The KIM API comes with the kim-api-collections-management utility (available from version 1.9.0 on) to install and manage KIM Items. Dependencies on MDs are automatically handled. For example, to install the Stillinger-Weber potential for silicon in the system collection do:

$ kim-api-collections-management install user SW_StillingerWeber_1985_Si__MO_405512056662_005

Note that this model requires a MD (SW__MD_335816936951_004), which will be automatically downloaded and installed.

To see the list of the PMs, MDs, and SMs installed on the system do:

$ kim-api-collections-management list

Type kim-api-collections-management with no arguments, for a full list of supported options.

NOTE: If you are having issues installing models in a Conda environment, see the note in the Conda installation section for the first troubleshooting step.

Installation Using Other Package Managers (Deprecated)

Packaging status

Packages for the KIM API and OpenKIM models are available for many other package managers, including Homebrew macOS, native package managers for various Unix/Linux distributions, and Spack. These methods are no longer actively supported, and may be outdated. Because the API is stable, many of these methods will remain operational for a long time. In addition to the kim-api package, the openkim-models package is available in many cases. The openkim-models package contains all models in the OpenKIM repository at the time of its release, but is no longer updated and does not contain the latest models and model drivers. The table to the right lists the package managers or operating systems for which packages are available. For each system, the currently available versions of the openkim-models and kim-api packages are listed. Green indicates the most current version available, whereas red indicates an older version. (The openkim-models snapshot source code archives are available here).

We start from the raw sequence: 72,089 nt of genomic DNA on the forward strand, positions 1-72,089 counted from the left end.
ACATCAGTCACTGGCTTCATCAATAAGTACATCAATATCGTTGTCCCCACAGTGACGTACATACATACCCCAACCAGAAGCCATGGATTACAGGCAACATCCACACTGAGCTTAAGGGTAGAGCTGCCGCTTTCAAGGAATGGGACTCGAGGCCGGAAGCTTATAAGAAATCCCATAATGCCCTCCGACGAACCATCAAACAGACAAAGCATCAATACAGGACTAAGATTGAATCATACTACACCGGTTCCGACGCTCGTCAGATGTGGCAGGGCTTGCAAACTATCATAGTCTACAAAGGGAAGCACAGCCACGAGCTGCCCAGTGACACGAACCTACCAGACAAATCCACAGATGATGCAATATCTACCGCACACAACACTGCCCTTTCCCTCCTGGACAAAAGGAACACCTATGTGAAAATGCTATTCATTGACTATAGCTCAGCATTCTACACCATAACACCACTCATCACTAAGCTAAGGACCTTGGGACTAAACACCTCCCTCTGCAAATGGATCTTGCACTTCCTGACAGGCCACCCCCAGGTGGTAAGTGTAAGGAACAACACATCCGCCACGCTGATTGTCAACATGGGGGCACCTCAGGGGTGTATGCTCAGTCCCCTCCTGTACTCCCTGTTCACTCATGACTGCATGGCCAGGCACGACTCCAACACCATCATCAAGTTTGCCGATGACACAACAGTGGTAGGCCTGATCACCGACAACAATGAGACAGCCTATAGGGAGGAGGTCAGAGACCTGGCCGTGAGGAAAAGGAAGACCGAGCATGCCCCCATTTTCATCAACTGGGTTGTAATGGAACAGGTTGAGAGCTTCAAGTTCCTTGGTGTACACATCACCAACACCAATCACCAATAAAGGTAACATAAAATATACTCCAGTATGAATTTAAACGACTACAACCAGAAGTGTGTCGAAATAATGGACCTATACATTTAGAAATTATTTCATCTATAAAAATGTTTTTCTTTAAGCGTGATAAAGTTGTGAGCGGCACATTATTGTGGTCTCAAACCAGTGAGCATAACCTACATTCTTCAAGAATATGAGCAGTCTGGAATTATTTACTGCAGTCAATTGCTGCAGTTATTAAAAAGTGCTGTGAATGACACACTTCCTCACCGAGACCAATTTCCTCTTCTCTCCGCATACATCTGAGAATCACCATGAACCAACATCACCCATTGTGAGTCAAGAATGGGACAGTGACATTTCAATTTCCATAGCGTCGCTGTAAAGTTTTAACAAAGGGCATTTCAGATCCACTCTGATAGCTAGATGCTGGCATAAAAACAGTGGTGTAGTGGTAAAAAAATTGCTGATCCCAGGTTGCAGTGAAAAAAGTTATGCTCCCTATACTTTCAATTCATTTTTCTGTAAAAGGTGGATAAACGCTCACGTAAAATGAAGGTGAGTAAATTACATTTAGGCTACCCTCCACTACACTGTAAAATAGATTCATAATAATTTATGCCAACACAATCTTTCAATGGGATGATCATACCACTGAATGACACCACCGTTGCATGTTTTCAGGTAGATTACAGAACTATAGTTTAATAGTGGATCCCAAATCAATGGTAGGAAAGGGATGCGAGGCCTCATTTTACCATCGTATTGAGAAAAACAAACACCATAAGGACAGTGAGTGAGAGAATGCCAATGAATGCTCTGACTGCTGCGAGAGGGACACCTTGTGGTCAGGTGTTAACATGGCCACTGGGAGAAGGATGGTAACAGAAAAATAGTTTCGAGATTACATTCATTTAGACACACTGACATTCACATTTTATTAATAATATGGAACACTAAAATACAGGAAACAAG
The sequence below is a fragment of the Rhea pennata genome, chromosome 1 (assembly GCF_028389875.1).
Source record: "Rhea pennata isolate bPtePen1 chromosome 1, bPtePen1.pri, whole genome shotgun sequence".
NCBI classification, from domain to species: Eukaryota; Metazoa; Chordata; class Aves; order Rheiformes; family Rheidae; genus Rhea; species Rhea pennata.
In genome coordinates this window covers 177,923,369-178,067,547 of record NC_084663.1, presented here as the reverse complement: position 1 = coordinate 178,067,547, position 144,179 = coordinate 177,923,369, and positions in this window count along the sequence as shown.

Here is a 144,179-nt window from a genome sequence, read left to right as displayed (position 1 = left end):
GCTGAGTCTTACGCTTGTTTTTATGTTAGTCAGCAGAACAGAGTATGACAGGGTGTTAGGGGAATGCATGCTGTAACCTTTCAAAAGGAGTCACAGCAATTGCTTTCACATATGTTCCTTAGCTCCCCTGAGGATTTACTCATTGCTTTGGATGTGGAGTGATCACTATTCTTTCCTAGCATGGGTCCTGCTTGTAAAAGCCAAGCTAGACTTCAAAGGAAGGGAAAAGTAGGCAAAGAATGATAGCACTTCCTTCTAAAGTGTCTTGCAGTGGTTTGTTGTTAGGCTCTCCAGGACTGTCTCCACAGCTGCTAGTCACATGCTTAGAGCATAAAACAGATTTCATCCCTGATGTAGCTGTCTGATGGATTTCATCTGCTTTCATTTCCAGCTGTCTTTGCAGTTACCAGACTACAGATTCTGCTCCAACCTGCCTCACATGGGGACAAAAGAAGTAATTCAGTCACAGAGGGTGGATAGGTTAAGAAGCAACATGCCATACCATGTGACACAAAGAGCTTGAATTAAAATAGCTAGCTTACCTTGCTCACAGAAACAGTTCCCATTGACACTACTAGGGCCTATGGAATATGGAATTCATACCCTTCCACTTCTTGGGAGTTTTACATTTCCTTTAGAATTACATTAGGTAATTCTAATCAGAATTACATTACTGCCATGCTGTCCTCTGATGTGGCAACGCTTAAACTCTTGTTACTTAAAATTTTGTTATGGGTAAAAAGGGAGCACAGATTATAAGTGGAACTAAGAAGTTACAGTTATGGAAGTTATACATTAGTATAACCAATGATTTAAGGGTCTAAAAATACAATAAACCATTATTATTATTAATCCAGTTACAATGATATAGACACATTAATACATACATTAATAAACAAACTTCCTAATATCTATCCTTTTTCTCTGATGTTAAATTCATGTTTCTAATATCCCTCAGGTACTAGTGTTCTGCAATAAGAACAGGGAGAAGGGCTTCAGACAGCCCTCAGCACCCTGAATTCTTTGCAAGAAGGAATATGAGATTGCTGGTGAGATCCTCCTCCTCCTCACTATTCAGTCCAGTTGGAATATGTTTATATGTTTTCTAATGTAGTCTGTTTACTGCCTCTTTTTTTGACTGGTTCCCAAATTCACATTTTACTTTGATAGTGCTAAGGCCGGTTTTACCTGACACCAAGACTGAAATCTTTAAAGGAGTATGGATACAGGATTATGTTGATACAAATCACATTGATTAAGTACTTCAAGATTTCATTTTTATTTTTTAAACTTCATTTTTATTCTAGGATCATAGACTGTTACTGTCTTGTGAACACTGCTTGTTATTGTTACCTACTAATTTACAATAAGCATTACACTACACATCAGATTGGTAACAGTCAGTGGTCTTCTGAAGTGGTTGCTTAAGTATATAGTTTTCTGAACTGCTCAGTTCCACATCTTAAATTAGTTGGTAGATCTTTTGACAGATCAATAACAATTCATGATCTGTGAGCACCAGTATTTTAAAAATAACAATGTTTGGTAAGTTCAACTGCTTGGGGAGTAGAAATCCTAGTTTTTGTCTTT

In most cases, openkim-models will automatically install the kim-api package, but some exceptions are described in the sections below for individual package managers. Once the kim-api package is installed, you can automatically install additional models from source as long as you have all the prerequisites (typically just compilers, but sometimes others such as LAPACK, BLAS, Torch, etc.). The openkim-models package installs items in the system collection. If you choose to install it and supplement it with newer models installed from source, it is suggested that the latter be installed to the user collection to avoid any possible clashes between the package manager and the items installed from source.

Below are examples and instructions for installing openkim-models using some of the supported package managers.

Homebrew macOS

$ brew install openkim-models